Standard Test Method for the Continuous Measurement of Turbidity Above 1 Turbidity Unit (TU)
|Publication Date:||1 January 2012|
This test method covers the online and inline determination of high-level turbidity in water that is greater than 1.0 turbidity units (TU) in municipal, industrial and environmental usage.
In principle there are three basic applications for on-line measurement set ups. This first is the slipstream (bypass) sample technique. For the slipstream sample technique a portion of sample is transported out of the process and through the measurement apparatus. It is then either transported back to the process or to waste. The second is the in-line measurement where the sensor is brought directly into the process (see Figure 8). The third basic method is for in-situ monitoring of sample waters. This principle is based on the insertion of a sensor into the sample itself as the sample is being processed. The in-situ use in this method is intended for the monitoring of water during any step within a processing train, including immediately before or after the process itself.
This test method is applicable to the measurement of turbidities greater than 1.0 turbidity unit (TU). The absolute range is dictated by the technology that is employed.
The upper end of the measurement range is left undefined because different technologies described in this method can cover very different ranges of turbidity.
Many of the turbidity units and instrument designs covered in this method are numerically equivalent in calibration when a common calibration standard is applied across those designs listed in Table 1. Measurement of a common calibration standard of a defined value will also produce equivalent results across these technologies. This method prescribes the assignment of a determined turbidity values to the technology used to determine those values. Numerical equivalence to turbidity standards is observed between different technologies but is not expected across a common sample. Improved traceability beyond the scope of this method may be practiced and would include the listing of the make and model number of the instrument used to determine the turbidity values.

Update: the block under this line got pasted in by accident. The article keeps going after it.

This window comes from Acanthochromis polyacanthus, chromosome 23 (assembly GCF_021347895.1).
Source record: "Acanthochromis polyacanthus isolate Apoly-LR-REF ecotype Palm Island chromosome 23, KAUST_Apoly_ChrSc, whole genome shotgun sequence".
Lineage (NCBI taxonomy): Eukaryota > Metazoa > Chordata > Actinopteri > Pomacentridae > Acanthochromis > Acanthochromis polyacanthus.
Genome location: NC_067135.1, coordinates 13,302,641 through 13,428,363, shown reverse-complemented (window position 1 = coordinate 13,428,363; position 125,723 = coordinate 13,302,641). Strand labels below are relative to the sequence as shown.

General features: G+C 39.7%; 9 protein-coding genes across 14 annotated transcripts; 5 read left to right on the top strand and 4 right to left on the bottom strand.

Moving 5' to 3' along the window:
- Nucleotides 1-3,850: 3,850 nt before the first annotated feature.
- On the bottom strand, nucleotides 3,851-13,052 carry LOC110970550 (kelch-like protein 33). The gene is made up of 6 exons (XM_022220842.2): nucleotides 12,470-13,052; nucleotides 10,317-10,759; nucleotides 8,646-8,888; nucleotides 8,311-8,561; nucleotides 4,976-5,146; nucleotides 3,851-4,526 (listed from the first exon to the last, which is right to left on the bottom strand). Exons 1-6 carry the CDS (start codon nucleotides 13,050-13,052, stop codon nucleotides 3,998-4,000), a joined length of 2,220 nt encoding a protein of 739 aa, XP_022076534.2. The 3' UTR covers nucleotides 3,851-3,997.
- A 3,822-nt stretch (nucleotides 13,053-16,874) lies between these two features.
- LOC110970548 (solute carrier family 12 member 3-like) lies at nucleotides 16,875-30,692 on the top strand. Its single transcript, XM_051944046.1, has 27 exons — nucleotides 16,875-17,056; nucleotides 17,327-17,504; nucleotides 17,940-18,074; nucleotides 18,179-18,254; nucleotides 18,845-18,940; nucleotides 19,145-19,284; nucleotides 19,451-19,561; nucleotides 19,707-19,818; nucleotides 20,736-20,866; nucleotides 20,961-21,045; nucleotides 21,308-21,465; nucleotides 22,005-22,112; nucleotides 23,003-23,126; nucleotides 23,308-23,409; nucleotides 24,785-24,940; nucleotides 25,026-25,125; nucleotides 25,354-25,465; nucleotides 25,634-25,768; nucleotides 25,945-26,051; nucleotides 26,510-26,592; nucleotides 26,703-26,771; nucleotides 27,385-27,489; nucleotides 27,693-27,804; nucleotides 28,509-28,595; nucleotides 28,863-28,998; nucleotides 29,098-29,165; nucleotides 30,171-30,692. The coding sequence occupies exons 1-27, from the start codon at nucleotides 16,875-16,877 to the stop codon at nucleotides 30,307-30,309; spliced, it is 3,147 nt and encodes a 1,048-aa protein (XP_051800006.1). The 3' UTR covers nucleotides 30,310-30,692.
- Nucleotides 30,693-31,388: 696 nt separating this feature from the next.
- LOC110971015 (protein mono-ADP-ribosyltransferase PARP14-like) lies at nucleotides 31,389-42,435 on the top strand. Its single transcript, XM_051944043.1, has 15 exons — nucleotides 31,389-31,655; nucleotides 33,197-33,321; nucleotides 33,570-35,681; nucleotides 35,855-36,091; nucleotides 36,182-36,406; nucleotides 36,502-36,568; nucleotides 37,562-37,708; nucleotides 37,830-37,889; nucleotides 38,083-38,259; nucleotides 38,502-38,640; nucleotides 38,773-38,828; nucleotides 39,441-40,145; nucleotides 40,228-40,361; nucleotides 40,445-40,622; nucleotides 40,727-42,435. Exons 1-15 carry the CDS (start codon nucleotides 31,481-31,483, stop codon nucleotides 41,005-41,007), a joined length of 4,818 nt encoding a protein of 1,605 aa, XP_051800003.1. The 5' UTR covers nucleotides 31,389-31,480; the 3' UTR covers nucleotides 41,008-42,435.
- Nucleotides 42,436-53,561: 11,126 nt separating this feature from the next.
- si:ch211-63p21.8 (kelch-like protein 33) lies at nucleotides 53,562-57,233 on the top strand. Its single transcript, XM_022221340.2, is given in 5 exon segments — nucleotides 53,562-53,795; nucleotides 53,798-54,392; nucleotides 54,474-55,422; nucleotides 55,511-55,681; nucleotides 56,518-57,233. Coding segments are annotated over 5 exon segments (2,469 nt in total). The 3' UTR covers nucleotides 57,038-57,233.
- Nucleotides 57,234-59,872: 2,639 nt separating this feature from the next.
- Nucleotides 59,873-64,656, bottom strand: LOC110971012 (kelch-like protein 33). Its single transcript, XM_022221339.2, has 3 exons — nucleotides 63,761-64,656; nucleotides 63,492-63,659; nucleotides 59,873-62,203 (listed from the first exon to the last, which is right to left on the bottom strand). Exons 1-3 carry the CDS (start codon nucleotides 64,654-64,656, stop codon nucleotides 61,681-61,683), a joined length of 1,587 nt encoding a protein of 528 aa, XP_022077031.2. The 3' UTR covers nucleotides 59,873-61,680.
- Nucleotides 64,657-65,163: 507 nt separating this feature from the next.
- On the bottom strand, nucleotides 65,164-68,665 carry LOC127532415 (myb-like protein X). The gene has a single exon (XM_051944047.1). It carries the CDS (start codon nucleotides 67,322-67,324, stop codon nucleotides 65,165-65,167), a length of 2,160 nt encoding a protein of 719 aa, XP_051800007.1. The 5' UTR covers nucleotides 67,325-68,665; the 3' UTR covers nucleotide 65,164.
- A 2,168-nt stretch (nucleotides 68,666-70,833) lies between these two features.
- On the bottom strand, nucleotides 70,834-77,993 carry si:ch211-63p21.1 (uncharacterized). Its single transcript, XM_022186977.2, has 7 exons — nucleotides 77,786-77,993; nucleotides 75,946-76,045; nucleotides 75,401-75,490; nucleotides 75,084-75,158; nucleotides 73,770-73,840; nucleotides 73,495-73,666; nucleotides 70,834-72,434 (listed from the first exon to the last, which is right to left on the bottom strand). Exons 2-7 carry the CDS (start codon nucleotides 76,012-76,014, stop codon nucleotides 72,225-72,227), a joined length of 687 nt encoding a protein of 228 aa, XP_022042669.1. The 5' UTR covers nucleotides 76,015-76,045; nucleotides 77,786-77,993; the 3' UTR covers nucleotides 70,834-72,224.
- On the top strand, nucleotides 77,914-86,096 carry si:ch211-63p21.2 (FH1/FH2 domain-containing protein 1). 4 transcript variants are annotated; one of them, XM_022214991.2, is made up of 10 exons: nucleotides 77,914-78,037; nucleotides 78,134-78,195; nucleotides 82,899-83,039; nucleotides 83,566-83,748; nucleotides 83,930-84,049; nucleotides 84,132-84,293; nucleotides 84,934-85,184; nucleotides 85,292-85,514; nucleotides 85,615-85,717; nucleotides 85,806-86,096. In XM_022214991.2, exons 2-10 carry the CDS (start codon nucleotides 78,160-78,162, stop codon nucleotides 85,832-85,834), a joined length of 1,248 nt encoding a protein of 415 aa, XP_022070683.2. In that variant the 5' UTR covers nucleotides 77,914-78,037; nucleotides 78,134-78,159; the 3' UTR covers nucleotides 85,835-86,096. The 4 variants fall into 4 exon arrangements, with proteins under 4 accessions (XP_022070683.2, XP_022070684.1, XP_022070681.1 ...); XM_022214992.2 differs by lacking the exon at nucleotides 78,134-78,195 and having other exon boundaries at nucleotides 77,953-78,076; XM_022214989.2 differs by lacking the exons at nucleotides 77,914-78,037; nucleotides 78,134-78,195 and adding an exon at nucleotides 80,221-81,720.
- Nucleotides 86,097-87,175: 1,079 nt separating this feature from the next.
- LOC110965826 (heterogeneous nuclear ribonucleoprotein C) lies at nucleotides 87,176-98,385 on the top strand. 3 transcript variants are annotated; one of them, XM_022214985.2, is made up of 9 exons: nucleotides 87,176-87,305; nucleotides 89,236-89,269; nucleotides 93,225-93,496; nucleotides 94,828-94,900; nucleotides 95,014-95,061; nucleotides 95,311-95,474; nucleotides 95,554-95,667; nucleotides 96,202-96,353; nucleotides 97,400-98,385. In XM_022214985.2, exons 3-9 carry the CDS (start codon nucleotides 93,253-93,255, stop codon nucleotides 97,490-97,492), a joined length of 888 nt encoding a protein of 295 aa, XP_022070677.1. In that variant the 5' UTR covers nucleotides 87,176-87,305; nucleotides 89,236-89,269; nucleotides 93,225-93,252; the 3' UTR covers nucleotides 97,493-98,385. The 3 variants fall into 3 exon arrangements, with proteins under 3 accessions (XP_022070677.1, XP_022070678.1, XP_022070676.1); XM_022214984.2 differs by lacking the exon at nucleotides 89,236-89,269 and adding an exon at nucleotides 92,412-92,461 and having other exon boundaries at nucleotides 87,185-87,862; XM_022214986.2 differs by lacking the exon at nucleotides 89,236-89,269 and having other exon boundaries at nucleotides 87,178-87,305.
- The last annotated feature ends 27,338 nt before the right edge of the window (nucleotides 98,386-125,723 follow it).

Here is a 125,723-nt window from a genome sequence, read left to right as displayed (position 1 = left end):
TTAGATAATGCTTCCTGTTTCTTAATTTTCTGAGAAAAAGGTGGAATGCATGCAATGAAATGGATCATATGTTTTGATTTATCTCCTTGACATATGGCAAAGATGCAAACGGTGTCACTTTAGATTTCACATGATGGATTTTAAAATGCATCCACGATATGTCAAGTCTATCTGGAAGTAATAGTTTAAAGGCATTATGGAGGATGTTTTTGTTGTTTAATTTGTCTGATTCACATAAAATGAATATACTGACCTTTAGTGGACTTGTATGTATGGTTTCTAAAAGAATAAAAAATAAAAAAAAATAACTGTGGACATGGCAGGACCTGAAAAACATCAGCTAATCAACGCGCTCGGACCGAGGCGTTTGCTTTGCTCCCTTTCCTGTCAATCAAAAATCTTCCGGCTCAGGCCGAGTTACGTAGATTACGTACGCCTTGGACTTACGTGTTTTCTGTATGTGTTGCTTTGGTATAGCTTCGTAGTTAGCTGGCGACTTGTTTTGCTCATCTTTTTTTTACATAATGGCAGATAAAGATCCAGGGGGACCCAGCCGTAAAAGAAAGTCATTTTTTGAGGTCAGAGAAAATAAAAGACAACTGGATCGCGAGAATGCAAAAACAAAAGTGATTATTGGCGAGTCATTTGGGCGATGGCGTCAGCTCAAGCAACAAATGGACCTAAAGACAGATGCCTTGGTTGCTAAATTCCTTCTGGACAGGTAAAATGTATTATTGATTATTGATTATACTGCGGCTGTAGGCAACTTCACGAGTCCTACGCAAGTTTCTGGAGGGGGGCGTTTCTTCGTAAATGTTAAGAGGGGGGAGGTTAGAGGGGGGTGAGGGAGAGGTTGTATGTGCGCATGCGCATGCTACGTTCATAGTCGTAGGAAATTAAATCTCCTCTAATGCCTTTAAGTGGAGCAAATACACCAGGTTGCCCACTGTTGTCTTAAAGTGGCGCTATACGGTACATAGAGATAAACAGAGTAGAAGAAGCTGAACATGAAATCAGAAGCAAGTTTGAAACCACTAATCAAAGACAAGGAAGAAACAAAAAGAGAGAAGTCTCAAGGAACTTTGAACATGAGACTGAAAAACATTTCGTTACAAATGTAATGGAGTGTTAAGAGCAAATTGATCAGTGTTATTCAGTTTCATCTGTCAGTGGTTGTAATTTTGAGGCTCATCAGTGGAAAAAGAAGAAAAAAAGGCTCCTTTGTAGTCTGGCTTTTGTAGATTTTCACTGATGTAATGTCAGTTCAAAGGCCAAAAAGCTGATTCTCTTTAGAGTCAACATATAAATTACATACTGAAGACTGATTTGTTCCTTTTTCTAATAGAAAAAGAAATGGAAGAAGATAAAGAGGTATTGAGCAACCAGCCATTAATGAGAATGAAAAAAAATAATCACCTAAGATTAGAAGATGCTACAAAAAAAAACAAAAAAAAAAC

In this method, calibration standards are often defined in NTU values, but the other assigned turbidity units, such as those in Table 1 are equivalent. For example, a 1 NTU formazin standard is also a 1 FNU, a 1 FAU, a 1 BU, and so forth.
This standard does not purport to cover all available technologies for high-level turbidity measurement.
This test method was tested on different waters, and with standards that will serve as surrogates to samples. It is the user's responsibility to ensure the validity of this test method for waters of untested matrices.
Those samples with the highest particle densities typically prove to be the most difficult to measure. In these cases, the process monitoring method can be considered with adequate measurement protocols installed.
This standard does not purport to address all of the safety concerns, if any, associated with its use. It is the responsibility of the user of this standard to establish appropriate safety and health practices and determine the applicability of regulatory limitations prior to use. Refer to the MSDSs for all chemicals used in this procedure.